The Tell-Tale Heart by Edgar Allan Poe

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Does the reader's inability to trust the narrator increase the suspense in "The Tell-Tale Heart"?

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Jonathan Beutlich, M.A. eNotes educator | Certified Educator

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The answer to this question is based on an individual reader's opinion. It is possible for a reader to believe and defend that the narrator's lack of trustworthiness actually decreases the suspense in the story; however, I believe that most readers would support the idea that the suspense is increased through our inability to trust the narrator.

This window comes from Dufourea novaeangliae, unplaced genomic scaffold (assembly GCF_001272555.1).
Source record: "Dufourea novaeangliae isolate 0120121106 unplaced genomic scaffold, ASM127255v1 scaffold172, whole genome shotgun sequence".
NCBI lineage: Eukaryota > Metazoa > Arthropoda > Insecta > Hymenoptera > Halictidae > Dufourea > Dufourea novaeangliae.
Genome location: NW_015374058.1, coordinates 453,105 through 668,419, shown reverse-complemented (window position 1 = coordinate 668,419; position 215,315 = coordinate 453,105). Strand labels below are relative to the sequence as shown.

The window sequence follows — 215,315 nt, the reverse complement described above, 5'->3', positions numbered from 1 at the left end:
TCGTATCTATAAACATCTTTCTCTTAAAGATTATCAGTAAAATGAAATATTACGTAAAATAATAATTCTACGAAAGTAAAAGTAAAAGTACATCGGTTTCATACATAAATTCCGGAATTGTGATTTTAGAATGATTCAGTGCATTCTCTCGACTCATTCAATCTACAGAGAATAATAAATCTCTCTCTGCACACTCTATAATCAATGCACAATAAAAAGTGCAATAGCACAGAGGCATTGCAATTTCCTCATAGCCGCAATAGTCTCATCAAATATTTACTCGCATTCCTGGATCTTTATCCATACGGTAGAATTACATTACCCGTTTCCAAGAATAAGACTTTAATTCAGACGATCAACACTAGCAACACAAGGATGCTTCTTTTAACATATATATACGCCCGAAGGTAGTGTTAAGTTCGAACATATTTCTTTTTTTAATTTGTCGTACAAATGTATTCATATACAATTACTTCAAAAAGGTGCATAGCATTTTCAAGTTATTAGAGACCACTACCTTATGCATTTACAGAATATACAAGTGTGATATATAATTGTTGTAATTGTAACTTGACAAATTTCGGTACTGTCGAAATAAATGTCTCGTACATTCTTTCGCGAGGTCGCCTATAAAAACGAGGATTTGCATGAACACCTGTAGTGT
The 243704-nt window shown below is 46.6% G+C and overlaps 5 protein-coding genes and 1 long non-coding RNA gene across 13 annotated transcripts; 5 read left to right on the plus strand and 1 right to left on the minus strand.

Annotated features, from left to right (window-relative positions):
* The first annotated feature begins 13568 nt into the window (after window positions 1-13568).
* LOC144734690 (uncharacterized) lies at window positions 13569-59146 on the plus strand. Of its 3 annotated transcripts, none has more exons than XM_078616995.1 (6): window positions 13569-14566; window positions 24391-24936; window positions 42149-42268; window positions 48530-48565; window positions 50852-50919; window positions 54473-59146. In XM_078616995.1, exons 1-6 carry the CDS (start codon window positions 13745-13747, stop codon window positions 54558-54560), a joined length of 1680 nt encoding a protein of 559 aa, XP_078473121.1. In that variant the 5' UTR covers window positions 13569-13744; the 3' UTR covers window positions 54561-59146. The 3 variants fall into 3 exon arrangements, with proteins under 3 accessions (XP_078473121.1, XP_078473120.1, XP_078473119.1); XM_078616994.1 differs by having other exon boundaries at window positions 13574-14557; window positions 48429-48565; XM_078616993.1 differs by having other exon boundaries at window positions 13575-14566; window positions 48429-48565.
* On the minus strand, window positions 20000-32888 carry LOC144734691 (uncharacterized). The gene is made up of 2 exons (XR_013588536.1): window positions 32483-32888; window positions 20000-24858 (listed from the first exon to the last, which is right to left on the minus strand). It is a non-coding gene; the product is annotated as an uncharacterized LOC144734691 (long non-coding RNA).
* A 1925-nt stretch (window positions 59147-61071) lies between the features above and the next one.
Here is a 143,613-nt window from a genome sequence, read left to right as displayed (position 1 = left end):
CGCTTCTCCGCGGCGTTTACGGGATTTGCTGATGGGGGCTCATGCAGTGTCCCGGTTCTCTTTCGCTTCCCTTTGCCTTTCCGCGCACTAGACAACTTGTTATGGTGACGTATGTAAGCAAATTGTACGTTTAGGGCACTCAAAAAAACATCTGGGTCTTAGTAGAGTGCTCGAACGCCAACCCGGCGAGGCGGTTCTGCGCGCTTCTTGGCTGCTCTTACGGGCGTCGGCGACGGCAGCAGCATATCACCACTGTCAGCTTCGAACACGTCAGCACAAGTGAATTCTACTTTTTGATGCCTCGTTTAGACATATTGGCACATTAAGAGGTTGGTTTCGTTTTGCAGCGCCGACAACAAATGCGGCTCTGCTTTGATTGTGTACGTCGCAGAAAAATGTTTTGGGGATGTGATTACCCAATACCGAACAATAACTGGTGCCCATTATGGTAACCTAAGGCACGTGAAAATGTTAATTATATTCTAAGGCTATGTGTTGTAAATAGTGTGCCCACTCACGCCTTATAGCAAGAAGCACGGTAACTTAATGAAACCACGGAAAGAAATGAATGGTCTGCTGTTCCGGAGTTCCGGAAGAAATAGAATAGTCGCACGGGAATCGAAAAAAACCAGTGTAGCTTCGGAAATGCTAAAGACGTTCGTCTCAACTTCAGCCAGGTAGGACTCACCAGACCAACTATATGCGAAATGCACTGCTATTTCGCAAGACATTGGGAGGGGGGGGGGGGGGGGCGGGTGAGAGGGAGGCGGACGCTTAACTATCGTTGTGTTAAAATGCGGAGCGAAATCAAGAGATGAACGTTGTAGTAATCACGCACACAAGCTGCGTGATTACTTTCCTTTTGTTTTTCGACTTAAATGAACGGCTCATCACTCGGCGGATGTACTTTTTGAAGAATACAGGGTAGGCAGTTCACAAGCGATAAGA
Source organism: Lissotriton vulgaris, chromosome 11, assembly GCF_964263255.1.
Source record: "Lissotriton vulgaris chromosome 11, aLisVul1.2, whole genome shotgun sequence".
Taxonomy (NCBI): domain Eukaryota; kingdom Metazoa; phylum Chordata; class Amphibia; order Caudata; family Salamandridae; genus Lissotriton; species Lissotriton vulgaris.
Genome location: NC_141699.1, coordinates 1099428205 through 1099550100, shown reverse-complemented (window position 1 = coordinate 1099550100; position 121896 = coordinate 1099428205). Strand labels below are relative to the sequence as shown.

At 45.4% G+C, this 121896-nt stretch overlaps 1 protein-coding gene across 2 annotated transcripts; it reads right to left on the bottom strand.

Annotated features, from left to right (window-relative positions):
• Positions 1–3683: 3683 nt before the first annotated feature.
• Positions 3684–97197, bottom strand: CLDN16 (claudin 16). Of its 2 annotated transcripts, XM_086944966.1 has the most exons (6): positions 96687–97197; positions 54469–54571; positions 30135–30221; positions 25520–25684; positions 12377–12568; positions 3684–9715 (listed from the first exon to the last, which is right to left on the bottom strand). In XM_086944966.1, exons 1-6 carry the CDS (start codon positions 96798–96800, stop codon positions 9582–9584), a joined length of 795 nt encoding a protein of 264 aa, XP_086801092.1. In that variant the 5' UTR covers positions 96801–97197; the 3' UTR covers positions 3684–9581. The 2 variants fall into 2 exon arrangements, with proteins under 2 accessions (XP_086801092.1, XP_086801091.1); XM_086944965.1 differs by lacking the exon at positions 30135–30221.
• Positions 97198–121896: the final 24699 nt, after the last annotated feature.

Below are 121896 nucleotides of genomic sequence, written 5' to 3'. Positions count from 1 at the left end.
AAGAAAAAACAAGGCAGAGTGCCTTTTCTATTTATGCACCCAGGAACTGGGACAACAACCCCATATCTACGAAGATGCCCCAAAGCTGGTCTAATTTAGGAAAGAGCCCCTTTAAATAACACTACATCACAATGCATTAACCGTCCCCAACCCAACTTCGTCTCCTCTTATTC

The narrator alerts readers in the very first paragraph that he is somebody that readers should not openly trust. The narrator questions why we should think that he is crazy. He then tells us that his mental disease gave him extra sharp senses that allowed him to hear things that mere normal people can't hear. This is somewhat believable, but then the narrator tells readers what sorts of things he was hearing. He was hearing things from heaven and hell. That should immediately make all readers think the narrator is crazy and should not be trusted. This lack of trust in him and knowledge that he is crazy enhances the suspense and tension of the story because while we know that the narrator should not be trusted, that does not change the fact that he might not be lying to readers. Just because a person isn't trustworthy doesn't mean they aren't telling the truth from time to time. Additionally, because the narrator is crazy and untrustworthy means that readers legitimately suspect that he is quite capable of just about any horrific bit of work.

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